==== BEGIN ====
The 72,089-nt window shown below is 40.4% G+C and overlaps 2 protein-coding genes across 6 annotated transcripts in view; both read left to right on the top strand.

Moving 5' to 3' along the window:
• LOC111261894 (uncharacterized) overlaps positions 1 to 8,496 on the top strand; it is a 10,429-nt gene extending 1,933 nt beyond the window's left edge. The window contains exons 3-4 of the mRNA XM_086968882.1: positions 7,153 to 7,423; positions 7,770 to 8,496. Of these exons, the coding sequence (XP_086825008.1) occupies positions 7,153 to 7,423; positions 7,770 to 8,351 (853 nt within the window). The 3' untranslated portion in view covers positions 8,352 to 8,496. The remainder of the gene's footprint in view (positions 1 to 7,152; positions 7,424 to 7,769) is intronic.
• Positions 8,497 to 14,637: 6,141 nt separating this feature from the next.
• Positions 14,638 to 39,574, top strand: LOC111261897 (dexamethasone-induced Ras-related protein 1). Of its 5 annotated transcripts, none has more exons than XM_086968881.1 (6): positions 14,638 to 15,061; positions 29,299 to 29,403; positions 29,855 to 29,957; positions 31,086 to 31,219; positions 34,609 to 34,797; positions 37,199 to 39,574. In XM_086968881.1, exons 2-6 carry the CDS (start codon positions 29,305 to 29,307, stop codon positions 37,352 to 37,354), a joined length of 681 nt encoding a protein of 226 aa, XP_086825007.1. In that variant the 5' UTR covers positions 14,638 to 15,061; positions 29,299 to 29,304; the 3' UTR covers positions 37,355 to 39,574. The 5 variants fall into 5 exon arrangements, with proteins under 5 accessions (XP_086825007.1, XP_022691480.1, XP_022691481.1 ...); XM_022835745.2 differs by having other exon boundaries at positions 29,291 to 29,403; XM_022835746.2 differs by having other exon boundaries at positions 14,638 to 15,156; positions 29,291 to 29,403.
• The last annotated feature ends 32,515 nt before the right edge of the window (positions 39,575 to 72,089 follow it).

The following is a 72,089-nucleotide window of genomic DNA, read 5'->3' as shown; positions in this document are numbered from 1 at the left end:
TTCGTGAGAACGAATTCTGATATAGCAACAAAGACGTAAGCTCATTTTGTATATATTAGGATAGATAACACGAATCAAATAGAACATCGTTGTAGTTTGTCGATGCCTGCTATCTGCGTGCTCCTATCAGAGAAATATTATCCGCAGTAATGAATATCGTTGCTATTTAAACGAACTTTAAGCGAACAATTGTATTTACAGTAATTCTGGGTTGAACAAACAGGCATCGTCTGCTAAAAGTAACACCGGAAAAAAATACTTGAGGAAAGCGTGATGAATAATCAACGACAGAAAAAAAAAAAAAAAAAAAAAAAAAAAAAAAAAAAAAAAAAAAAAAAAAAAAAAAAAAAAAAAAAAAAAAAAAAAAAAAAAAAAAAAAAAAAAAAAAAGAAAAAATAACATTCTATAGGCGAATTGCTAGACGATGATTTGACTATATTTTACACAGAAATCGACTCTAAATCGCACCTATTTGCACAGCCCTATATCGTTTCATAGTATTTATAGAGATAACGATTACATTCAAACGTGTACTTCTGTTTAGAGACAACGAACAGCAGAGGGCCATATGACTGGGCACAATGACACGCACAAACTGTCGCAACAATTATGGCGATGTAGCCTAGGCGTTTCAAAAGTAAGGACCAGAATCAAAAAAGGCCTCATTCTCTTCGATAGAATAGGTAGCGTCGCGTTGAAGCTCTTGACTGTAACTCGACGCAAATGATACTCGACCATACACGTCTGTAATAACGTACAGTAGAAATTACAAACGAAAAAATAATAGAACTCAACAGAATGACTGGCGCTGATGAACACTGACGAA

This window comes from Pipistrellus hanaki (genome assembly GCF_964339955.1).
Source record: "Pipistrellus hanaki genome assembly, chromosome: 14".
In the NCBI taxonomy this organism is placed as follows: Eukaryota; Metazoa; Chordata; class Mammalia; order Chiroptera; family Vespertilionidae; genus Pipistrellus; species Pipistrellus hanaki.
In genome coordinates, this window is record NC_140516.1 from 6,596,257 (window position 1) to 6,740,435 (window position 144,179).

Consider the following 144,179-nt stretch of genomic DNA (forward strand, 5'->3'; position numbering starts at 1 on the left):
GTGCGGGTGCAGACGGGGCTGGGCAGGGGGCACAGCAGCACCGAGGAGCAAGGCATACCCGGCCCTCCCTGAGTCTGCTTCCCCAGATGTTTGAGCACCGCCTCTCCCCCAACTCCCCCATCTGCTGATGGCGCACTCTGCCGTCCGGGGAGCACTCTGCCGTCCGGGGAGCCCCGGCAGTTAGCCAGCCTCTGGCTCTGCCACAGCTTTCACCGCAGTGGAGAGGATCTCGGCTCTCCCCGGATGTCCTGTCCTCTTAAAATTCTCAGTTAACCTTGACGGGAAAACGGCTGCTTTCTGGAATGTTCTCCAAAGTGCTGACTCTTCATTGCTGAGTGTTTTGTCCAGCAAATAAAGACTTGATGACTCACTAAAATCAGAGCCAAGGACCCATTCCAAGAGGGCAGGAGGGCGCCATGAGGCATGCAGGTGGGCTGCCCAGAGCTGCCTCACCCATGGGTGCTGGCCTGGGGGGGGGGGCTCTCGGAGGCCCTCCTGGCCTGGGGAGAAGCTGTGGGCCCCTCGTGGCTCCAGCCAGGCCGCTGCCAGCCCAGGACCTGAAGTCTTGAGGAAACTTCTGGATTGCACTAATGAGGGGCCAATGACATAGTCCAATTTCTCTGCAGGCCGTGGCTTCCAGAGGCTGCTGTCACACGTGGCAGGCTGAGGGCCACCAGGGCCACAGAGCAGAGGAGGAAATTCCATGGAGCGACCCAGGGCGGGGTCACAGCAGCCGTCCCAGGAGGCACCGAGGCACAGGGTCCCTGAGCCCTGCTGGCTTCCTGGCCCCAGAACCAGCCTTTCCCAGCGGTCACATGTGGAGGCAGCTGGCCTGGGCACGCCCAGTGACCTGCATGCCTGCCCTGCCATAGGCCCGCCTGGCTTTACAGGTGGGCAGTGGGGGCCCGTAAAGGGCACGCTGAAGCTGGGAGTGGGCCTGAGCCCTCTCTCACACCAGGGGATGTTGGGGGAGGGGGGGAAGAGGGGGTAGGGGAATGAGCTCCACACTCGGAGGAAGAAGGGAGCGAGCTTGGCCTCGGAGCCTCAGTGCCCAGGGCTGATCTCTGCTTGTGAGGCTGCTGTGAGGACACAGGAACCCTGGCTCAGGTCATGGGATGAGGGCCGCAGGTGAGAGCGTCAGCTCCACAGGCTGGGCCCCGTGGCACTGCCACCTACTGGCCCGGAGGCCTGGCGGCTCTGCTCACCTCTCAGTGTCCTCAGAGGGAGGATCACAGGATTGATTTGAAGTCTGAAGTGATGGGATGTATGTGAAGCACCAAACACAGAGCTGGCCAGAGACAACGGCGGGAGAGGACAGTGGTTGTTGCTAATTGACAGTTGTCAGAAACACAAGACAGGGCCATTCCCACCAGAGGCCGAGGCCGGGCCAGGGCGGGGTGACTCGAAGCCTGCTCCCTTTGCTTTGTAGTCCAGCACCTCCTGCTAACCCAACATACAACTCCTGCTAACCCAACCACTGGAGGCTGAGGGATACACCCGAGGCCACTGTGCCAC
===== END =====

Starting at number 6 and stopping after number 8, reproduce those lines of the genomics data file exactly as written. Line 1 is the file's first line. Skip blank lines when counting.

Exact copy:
• The last annotated feature ends 32,515 nt before the right edge of the window (positions 39,575 to 72,089 follow it).

The following is a 72,089-nucleotide window of genomic DNA, read 5'->3' as shown; positions in this document are numbered from 1 at the left end:
TTCGTGAGAACGAATTCTGATATAGCAACAAAGACGTAAGCTCATTTTGTATATATTAGGATAGATAACACGAATCAAATAGAACATCGTTGTAGTTTGTCGATGCCTGCTATCTGCGTGCTCCTATCAGAGAAATATTATCCGCAGTAATGAATATCGTTGCTATTTAAACGAACTTTAAGCGAACAATTGTATTTACAGTAATTCTGGGTTGAACAAACAGGCATCGTCTGCTAAAAGTAACACCGGAAAAAAATACTTGAGGAAAGCGTGATGAATAATCAACGACAGAAAAAAAAAAAAAAAAAAAAAAAAAAAAAAAAAAAAAAAAAAAAAAAAAAAAAAAAAAAAAAAAAAAAAAAAAAAAAAAAAAAAAAAAAAAAAAAAAAGAAAAAATAACATTCTATAGGCGAATTGCTAGACGATGATTTGACTATATTTTACACAGAAATCGACTCTAAATCGCACCTATTTGCACAGCCCTATATCGTTTCATAGTATTTATAGAGATAACGATTACATTCAAACGTGTACTTCTGTTTAGAGACAACGAACAGCAGAGGGCCATATGACTGGGCACAATGACACGCACAAACTGTCGCAACAATTATGGCGATGTAGCCTAGGCGTTTCAAAAGTAAGGACCAGAATCAAAAAAGGCCTCATTCTCTTCGATAGAATAGGTAGCGTCGCGTTGAAGCTCTTGACTGTAACTCGACGCAAATGATACTCGACCATACACGTCTGTAATAACGTACAGTAGAAATTACAAACGAAAAAATAATAGAACTCAACAGAATGACTGGCGCTGATGAACACTGACGAA